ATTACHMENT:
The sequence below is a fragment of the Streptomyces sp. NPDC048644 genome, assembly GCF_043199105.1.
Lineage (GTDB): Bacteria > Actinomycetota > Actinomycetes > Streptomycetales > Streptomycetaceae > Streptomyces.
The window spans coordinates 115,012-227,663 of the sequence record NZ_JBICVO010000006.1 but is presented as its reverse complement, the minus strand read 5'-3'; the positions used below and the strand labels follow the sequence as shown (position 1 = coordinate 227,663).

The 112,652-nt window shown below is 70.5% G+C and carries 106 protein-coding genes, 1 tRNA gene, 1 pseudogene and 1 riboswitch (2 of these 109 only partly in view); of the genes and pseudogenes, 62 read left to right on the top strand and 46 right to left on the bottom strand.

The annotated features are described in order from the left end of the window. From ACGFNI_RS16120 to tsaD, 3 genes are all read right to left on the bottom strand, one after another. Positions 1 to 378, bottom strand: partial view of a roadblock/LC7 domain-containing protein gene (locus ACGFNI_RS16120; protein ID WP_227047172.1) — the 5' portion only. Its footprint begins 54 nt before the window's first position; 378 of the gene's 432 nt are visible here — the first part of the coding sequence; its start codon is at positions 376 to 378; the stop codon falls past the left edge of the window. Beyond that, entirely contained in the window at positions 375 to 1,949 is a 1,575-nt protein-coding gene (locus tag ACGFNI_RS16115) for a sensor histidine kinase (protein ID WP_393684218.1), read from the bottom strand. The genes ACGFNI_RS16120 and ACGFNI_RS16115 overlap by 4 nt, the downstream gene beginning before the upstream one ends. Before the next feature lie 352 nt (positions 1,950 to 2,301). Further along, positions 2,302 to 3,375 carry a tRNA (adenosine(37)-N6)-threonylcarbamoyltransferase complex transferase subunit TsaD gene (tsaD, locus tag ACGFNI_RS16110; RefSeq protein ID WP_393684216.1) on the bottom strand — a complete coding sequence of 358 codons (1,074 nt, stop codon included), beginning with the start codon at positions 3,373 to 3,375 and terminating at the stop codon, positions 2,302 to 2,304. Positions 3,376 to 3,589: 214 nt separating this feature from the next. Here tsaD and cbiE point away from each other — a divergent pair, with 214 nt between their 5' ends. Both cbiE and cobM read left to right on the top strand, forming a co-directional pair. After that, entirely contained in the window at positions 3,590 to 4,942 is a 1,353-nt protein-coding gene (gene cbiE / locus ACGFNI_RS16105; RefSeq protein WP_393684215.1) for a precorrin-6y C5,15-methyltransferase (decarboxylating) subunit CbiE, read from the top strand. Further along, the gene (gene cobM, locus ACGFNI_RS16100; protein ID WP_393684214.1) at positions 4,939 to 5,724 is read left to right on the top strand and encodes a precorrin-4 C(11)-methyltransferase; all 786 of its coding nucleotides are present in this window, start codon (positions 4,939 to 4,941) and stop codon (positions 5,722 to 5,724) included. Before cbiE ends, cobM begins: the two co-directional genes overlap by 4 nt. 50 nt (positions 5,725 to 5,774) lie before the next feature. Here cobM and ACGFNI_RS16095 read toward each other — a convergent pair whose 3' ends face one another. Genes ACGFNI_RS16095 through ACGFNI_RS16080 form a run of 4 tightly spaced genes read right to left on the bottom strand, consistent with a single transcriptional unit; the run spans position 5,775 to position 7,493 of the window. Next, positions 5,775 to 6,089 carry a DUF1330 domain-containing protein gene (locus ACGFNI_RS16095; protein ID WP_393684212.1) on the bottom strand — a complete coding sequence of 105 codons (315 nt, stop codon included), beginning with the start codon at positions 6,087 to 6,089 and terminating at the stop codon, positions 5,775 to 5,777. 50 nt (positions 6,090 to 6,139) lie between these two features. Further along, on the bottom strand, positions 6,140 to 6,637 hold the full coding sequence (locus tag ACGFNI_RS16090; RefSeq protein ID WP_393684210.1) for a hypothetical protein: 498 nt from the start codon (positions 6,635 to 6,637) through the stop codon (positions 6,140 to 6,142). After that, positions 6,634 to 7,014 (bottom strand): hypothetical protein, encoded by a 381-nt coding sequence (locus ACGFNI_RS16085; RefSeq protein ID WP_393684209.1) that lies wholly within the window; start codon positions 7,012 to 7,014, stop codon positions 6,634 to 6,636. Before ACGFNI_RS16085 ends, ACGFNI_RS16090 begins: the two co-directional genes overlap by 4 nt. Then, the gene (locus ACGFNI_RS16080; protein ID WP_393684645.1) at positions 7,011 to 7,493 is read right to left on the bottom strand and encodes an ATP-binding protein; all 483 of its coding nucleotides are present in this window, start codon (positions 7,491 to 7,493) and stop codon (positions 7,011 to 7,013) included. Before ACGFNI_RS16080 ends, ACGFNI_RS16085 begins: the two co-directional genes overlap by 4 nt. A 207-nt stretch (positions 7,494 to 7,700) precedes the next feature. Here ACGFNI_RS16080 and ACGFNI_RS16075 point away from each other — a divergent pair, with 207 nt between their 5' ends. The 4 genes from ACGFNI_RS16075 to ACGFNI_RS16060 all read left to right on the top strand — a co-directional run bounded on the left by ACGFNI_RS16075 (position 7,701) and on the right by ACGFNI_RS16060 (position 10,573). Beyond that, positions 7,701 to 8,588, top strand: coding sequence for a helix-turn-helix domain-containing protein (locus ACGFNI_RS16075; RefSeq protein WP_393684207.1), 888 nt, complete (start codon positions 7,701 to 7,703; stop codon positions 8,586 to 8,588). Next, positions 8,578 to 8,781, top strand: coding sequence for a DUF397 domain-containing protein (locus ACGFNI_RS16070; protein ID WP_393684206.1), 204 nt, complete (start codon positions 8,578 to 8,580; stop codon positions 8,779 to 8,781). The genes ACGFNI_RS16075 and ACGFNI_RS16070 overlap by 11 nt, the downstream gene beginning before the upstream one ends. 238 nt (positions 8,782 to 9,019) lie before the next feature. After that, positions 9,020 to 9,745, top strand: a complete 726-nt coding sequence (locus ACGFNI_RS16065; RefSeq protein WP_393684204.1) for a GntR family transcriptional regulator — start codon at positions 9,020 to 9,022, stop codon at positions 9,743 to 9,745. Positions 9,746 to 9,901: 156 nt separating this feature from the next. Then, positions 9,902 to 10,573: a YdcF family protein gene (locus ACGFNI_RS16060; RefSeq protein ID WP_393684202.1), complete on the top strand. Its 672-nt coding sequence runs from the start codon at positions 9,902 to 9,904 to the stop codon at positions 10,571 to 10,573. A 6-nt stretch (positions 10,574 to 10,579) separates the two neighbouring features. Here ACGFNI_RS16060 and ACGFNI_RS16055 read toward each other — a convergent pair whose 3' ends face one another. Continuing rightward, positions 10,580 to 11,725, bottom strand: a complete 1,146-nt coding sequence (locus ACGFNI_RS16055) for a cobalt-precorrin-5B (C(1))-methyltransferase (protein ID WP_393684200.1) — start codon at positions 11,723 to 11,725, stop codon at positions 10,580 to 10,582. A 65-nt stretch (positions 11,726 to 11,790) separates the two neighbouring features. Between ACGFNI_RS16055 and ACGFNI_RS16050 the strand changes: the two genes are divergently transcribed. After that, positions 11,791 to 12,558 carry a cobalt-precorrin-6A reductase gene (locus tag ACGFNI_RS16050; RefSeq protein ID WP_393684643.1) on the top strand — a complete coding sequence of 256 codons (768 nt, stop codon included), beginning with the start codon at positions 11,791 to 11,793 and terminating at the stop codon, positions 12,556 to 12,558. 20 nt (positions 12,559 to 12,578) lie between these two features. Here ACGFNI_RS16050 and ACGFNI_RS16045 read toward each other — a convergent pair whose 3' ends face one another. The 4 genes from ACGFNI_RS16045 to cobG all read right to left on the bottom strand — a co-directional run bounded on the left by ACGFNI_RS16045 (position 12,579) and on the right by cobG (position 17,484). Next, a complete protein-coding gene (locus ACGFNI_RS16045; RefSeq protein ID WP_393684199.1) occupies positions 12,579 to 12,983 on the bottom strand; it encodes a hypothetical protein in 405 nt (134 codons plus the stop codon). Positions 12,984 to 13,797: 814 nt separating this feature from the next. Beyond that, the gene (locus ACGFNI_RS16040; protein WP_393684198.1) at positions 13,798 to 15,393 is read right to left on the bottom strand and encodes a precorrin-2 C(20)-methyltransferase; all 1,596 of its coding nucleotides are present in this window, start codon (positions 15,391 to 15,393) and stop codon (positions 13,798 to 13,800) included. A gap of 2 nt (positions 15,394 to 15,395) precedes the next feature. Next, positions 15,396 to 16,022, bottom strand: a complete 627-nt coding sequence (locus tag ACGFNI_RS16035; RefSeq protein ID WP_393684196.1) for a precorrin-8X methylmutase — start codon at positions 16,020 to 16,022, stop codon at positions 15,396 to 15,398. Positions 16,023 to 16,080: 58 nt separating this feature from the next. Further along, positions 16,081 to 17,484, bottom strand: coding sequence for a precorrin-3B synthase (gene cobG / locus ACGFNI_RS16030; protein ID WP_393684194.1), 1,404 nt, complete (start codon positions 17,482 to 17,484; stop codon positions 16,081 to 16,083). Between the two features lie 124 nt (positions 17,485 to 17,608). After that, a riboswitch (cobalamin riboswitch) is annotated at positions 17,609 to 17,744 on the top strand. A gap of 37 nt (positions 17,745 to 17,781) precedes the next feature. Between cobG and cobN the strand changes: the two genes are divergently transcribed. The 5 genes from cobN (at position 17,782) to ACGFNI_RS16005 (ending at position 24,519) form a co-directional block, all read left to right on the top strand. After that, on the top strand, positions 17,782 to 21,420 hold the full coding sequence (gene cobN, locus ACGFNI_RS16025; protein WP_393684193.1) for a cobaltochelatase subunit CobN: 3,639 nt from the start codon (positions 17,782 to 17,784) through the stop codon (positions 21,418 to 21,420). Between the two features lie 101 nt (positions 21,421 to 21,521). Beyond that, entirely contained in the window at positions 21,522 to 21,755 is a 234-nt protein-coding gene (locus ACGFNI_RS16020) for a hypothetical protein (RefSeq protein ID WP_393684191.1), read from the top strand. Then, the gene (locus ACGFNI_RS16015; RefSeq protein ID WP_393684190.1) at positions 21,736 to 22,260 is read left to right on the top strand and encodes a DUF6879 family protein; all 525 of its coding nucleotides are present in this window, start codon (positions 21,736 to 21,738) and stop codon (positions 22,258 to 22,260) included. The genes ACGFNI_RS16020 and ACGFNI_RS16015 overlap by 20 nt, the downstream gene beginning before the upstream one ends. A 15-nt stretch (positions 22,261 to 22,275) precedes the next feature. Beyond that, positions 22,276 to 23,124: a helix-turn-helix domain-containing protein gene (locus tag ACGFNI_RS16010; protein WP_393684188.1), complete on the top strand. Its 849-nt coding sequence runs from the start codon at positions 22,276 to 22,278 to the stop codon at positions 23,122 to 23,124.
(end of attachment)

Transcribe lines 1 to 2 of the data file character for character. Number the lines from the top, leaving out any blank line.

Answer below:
The sequence below is a fragment of the Streptomyces sp. NPDC048644 genome, assembly GCF_043199105.1.
Lineage (GTDB): Bacteria > Actinomycetota > Actinomycetes > Streptomycetales > Streptomycetaceae > Streptomyces.